Outside of my training work, I have been busy with a project. For this project, I have been writing poetry on request from people in my network.

I put out a call for ideas, prompts and requests for poems. I wanted to get an idea of how what I was already writing related to what people I know are interested in.

I was also keen to test out some of my ideas about creativity and producing under pressure and on demand.

To be honest, though, I didn’t put too much pressure on myself. But whenever I have had a moment that I was not busy with one of my own poetic ideas, I went back to the list and used that as the basis for a poem.

I learned some interesting things:

  • You can write a poem about anything

Some of the suggestions at first seemed ludicrous, counter to what I do, or not suited to the art of poetry. But in the end, you can adapt or adopt almost anything into a poem. You just have to find the foundation or a framework to contextualise it, and then you are away.

  • Never second Guess what other people will think

A couple of the poems I felt were not great. Not for specific reasons, they just didn’t have the punch or the feel that I was looking for while writing. This was certainly not the case with my audience. My opinion is not theirs, they have their own take.

  • It is best to assemble, stir and simmer before serving

These poems seemed to work well because I had to think about each and every prompt in advance. When I write from my own internal prompts, I am often in the moment, feeling my way as I go… then comes the re-write and editing etc. This process involved quite a long simmering process for the ideas as they sat on the list until they were ticked off. It really benefitted the final product.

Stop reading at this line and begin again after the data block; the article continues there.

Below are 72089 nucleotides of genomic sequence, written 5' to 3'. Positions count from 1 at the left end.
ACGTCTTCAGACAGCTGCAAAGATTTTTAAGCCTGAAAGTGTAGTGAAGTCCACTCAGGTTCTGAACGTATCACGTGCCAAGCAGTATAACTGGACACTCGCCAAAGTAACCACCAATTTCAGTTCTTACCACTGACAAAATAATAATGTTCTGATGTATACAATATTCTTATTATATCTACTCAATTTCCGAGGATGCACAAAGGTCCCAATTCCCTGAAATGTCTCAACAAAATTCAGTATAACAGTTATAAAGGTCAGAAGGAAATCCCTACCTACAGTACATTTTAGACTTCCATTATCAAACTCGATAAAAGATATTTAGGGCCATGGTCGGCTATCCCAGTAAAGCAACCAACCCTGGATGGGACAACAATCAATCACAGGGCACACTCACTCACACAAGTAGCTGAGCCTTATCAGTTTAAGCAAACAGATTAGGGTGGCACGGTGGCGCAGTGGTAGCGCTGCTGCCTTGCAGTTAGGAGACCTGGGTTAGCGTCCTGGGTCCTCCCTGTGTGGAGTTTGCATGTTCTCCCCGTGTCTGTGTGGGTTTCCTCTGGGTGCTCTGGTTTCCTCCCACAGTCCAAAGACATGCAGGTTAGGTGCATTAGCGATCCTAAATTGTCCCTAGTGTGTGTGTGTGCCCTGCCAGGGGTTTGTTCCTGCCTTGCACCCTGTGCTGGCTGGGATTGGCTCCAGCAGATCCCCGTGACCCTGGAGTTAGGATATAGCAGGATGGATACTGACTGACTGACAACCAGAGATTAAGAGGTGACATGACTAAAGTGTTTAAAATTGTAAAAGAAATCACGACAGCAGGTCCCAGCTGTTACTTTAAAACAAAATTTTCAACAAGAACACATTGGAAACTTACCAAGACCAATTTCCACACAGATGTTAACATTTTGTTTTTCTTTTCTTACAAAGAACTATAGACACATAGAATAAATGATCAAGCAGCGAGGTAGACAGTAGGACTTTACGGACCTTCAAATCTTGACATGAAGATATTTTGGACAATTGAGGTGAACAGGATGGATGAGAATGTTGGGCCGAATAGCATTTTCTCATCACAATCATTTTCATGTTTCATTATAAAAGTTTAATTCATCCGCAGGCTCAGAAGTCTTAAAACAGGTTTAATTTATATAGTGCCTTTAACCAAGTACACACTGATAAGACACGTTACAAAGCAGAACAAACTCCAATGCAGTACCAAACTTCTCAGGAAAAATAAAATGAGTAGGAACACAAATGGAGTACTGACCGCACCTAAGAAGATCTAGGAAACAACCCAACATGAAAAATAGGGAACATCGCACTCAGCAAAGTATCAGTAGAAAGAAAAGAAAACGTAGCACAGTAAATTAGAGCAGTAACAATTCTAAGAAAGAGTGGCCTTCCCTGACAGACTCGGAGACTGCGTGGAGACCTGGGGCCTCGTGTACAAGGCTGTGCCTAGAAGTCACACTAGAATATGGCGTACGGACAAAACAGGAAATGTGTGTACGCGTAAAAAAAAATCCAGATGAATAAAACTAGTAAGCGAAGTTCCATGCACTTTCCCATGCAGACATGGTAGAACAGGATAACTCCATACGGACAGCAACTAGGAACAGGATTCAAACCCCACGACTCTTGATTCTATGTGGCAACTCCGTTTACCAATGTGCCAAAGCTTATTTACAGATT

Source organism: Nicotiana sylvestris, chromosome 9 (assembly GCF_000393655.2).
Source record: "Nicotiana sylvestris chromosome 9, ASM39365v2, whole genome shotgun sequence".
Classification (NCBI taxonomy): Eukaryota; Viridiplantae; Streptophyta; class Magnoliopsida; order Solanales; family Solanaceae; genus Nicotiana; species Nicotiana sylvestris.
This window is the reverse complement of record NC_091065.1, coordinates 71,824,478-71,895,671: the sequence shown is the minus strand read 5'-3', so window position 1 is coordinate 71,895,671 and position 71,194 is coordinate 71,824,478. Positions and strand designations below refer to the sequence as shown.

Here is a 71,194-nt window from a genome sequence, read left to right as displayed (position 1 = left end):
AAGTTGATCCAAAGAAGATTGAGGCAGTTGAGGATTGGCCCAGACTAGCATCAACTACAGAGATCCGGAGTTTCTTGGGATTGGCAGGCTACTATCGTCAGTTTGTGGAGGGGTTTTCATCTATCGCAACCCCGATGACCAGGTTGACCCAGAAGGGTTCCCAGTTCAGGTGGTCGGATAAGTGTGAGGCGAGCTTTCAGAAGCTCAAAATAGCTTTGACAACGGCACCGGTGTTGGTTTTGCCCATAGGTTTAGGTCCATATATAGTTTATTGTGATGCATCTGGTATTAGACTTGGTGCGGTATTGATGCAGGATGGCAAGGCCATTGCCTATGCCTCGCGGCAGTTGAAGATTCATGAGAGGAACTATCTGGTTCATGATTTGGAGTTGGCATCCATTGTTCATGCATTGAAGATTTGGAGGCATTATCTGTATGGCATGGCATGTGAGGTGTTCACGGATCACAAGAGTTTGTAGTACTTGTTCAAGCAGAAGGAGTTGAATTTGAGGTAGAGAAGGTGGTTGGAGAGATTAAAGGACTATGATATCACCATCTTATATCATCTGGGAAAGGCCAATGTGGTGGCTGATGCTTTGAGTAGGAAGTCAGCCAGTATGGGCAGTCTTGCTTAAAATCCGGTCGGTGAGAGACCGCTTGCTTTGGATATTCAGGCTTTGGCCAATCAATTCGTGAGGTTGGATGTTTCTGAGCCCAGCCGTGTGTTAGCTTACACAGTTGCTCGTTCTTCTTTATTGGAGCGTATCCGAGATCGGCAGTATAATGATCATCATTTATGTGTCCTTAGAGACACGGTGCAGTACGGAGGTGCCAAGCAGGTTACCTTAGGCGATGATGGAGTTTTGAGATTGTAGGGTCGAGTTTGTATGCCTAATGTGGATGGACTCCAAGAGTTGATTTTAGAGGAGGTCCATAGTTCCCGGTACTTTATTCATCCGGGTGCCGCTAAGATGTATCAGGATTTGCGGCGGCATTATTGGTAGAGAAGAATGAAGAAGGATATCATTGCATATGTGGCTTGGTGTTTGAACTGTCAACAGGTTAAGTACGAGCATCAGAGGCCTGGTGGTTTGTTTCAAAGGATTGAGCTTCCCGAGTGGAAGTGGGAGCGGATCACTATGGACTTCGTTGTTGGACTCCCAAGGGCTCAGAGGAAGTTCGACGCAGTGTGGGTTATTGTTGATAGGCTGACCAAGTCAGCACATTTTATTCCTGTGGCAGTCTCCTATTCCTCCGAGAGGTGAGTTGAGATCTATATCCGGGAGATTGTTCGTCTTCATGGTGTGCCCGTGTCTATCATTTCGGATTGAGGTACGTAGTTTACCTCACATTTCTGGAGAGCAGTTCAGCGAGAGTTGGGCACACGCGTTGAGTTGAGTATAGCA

From these learnings, you can also take away some general rules about innovation and ideation.

The 3 Poetics Of Innovation

  • Forget the limitations of budget, time, market share and everything, You can always find a new idea/angle/process/product/message. Just get busy
  • Just because nothing out there looks like what you’ve got doesn’t mean it won’t succeed. It doesn’t mean it will either, you’ve got to get out there with it before you can write it off, or improve it
  • Do not rush to market with half baked things. I know, I know, fail fast and fail often. So much so that many people seem in an awful hurry to fail. Try letting your ideas/products simmer and mature a little. Less of them will fail.

Business lessons from poetry.

Who would have thunk?

What life lessons have you experienced lately? Can you apply them to your work?